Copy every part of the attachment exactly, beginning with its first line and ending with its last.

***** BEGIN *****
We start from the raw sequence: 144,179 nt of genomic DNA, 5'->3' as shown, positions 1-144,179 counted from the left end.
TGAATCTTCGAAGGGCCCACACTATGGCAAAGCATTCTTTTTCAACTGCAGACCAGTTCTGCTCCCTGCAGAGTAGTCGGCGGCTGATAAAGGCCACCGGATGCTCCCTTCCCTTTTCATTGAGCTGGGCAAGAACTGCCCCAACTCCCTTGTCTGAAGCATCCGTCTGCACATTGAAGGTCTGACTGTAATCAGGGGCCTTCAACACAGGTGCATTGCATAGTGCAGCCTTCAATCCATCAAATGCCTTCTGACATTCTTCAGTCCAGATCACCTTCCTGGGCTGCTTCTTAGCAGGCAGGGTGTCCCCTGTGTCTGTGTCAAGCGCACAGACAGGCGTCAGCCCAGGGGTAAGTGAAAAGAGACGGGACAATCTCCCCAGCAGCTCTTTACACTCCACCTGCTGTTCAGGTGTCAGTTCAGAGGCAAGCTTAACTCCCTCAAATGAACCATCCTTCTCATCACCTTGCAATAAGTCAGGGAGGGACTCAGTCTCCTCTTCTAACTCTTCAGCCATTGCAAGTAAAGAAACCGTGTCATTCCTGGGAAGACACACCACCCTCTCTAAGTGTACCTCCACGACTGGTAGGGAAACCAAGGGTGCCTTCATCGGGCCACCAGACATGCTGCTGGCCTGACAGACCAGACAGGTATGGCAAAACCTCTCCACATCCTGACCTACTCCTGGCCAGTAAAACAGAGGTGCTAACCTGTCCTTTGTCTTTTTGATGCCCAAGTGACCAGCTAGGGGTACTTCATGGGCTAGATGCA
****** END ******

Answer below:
We start from the raw sequence: 144,179 nt of genomic DNA, 5'->3' as shown, positions 1-144,179 counted from the left end.
TGAATCTTCGAAGGGCCCACACTATGGCAAAGCATTCTTTTTCAACTGCAGACCAGTTCTGCTCCCTGCAGAGTAGTCGGCGGCTGATAAAGGCCACCGGATGCTCCCTTCCCTTTTCATTGAGCTGGGCAAGAACTGCCCCAACTCCCTTGTCTGAAGCATCCGTCTGCACATTGAAGGTCTGACTGTAATCAGGGGCCTTCAACACAGGTGCATTGCATAGTGCAGCCTTCAATCCATCAAATGCCTTCTGACATTCTTCAGTCCAGATCACCTTCCTGGGCTGCTTCTTAGCAGGCAGGGTGTCCCCTGTGTCTGTGTCAAGCGCACAGACAGGCGTCAGCCCAGGGGTAAGTGAAAAGAGACGGGACAATCTCCCCAGCAGCTCTTTACACTCCACCTGCTGTTCAGGTGTCAGTTCAGAGGCAAGCTTAACTCCCTCAAATGAACCATCCTTCTCATCACCTTGCAATAAGTCAGGGAGGGACTCAGTCTCCTCTTCTAACTCTTCAGCCATTGCAAGTAAAGAAACCGTGTCATTCCTGGGAAGACACACCACCCTCTCTAAGTGTACCTCCACGACTGGTAGGGAAACCAAGGGTGCCTTCATCGGGCCACCAGACATGCTGCTGGCCTGACAGACCAGACAGGTATGGCAAAACCTCTCCACATCCTGACCTACTCCTGGCCAGTAAAACAGAGGTGCTAACCTGTCCTTTGTCTTTTTGATGCCCAAGTGACCAGCTAGGGGTACTTCATGGGCTAGATGCA